Sensai Raises $900K To Help Data Scientists Query Unstructured Data

Data analysis often involves looking at a large set of pretty uniform, well-structured data. But as companies continue to gather more electronic documents in all kinds of forms (and formats), those traditional techniques don’t work anymore. Companies like Palantir and IBM (with Watson) are now making it easier for data scientists and technical users to query unstructured textual information and the newest player in this field is Sensai, which is officially coming out of stealth and launching today.

The company also today announced that it has raised $900,000 in seed funding from Andreessen Horowitz, Formation8, Chris Kelly, ValueStream Labs and others. The company got its start at big data incubator Data Elite and plans to raise a Series A round later this year.


Sensai says it will beat its competitors on price (subscriptions start at about $5,000 per month but can be customized based on customers’ needs), but also by making it easier for data scientists to use it (even when they are not “hard core,” as the company points out). Unlike other platforms, Sensai is also focused on unstructured data and argues that most other players “are only dealing with proprietary, structured (more perfect) data.”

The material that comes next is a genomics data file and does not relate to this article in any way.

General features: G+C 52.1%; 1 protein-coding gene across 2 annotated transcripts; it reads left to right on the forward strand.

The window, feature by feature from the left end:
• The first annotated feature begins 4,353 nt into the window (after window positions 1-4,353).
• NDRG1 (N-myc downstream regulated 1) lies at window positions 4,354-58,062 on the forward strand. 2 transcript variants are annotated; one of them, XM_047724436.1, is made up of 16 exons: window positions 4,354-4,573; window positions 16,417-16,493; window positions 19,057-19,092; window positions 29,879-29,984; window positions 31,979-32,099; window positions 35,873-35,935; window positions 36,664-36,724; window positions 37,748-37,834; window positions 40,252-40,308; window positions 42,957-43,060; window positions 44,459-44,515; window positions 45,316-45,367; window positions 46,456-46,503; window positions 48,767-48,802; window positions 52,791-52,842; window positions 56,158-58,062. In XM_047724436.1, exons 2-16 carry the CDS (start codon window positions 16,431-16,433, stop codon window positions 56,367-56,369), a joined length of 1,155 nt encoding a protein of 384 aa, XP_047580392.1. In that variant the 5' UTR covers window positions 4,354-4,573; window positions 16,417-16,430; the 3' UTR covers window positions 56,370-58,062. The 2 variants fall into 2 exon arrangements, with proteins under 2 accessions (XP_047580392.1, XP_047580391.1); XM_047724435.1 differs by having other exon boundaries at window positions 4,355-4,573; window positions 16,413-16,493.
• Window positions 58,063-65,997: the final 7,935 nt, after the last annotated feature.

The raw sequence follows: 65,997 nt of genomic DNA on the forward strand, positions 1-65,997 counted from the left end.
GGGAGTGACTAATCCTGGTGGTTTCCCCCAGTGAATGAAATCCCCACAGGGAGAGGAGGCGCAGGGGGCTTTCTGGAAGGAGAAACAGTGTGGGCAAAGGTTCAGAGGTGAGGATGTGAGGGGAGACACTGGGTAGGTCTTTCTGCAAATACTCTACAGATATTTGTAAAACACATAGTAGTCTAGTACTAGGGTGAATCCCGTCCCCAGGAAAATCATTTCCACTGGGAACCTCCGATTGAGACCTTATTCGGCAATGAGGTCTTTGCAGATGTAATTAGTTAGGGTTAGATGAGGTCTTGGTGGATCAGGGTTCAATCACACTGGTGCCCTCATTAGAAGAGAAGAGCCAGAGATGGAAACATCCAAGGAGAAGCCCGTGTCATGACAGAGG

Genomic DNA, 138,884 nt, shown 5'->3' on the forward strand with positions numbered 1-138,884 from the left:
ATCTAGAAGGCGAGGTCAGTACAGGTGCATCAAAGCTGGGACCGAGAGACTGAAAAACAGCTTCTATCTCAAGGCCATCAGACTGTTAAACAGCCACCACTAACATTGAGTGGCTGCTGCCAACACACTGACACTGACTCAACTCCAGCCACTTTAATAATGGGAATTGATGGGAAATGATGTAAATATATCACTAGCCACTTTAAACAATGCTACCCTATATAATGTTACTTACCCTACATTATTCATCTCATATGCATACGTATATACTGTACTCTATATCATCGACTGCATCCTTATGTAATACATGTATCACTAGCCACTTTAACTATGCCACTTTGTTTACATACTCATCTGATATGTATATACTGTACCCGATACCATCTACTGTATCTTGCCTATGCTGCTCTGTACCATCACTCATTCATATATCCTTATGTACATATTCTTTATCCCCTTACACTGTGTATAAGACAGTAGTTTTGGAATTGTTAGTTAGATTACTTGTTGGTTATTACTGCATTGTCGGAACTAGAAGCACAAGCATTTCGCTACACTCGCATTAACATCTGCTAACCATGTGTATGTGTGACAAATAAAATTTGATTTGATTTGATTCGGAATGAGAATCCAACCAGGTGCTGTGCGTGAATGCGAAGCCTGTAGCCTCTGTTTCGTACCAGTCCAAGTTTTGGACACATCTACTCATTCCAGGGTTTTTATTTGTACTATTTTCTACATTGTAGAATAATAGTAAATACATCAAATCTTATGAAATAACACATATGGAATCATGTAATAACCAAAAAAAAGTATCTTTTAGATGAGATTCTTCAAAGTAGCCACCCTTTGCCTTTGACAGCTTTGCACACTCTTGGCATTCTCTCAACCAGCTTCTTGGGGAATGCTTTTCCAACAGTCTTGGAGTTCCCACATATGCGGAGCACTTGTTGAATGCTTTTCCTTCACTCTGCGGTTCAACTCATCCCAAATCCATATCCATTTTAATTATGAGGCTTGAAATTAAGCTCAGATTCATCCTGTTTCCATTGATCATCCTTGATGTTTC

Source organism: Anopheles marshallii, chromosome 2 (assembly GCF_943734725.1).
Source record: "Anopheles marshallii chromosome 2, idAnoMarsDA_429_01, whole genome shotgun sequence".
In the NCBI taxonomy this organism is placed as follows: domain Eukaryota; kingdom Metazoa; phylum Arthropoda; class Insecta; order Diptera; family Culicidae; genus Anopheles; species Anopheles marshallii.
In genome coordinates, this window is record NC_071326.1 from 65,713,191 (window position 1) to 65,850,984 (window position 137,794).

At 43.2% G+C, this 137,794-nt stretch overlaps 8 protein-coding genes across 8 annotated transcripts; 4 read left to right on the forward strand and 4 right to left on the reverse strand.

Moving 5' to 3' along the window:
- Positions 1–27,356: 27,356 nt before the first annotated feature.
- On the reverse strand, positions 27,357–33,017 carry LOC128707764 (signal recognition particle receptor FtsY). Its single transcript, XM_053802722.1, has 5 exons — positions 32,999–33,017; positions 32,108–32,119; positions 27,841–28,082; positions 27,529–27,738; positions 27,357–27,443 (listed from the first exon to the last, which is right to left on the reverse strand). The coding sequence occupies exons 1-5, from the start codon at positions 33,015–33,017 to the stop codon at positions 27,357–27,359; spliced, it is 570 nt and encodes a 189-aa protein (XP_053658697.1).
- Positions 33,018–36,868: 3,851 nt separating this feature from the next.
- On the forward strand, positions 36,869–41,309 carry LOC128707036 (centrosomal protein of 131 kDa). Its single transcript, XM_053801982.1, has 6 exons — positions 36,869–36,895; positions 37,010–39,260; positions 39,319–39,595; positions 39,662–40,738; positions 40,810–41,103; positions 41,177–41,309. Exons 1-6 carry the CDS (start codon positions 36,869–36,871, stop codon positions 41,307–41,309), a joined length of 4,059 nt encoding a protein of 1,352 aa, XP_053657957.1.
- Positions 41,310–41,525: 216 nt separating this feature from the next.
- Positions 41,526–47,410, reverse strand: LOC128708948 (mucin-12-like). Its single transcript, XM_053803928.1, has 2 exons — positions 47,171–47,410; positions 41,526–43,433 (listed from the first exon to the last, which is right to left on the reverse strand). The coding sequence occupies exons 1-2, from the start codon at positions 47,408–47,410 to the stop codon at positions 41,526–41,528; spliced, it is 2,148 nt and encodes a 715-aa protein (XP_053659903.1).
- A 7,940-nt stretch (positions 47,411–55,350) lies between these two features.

Once a user has set up a query (which can pull data from internal files, social media, articles on the web and a library of over 500 million public documents), the results appear in a real-time dashboard, but the service can also generate custom reports and surface results through an API. Sensai can be hosted in the cloud or deployed on premise.

The company says it uses a number of artificial intelligence and deep learning techniques to power its service. This, it says, allows its results to be extremely accurate, and its system constantly learns about what works best for a customer and improves its results accordingly.

Without actually using the system, it’s impossible to know if these claims hold true, but Sensai has already signed up Siemens, the financial services company UBS, and asset management firm WorldQuant as early customers. Siemens is using the service for IT auditing while UBS is using it for its Evidence Lab surveys.